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Friday, April 25, 2008

What Speakers Should I Get?

This is Part 5 of the Makeshift Musician's Comprehensive Guide to Building Your Own Studio

Some folks, upon hearing that I had a studio, would immediately ask about what speakers I had. This aspect seemed to be the most important part to them. Audiophiles and engineers are a special breed. They love their speakers, to a degree that is frankly a little beyond me. This kind of thing used to intimidate me. You may be experiencing this if you have an audiophilic friend. You may feel the pressure to get some really expensive speakers as part of your rig/studio. Is this something you should be worrying about?

Before I give my opinion, let me get some things out of the way first. The point of high quality studio monitors (which is what audio folks call speakers) is to give a producer a flat frequency response. That means that all frequencies, from the deepest bass to most nasally voice to the highest note on a piccolo are given the same amount of power. The speaker will not favor any particular frequency range, so to speak. This helps the producer make a clean, well-balanced mix. If his speakers have a tendency for a heavy amount of bass (like most of the speakers you'll find at Best Buy), then the producer's music will probably end up with a weak bass sound, if he's not careful.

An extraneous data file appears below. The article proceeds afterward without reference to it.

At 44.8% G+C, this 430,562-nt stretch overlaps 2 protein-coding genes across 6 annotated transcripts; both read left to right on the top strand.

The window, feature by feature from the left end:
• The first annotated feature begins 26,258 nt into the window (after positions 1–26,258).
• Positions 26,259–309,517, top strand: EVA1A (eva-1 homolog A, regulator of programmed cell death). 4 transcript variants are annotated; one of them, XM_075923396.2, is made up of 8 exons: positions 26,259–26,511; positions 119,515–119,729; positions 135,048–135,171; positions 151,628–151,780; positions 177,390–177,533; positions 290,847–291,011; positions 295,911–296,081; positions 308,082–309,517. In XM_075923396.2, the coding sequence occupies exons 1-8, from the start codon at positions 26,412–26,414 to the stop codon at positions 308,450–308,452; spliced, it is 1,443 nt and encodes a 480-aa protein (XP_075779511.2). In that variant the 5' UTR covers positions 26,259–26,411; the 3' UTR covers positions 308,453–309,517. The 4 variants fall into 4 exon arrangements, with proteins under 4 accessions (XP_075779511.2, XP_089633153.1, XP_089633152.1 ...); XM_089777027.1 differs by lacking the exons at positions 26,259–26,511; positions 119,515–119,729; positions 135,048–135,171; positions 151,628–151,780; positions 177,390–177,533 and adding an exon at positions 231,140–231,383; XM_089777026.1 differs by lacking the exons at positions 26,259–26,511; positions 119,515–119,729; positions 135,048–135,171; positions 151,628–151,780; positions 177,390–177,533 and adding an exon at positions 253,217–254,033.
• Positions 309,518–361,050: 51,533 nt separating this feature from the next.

So should you be spending hundreds of dollars to get yourself a nice pair of real studio monitors, so you can have an authentic, flat sound? Only if you want to. I'd say when you're starting out, don't bother. Get something halfway decent and be happy. When you are working on your music, you should be more concerned with listening to your mix on a variety of speakers. When your song is nearly finished, burn it to a CD and listen to it in the car, on your home theater if you have it, boom box, laptop, weird ipod accessory, whatever you have. You will learn a lot from this sonic variety and you'll be able to make a great mix.

What do I have? For my studio, I do, in fact, use studio monitors. They're fairly cheap ones though: a pair of Behringer B2031P's. You need an amp for them, but they're still relatively inexpensive for a makeshift musician like me. On my Windows computer, the one I use for mastering and playing games, I have the Logitech Z-2300 set. It sounds great and I love it. If these sound good enough for me to do mastering, they should be good for anything.

Some things to consider when buying speakers:

Size DOES matter: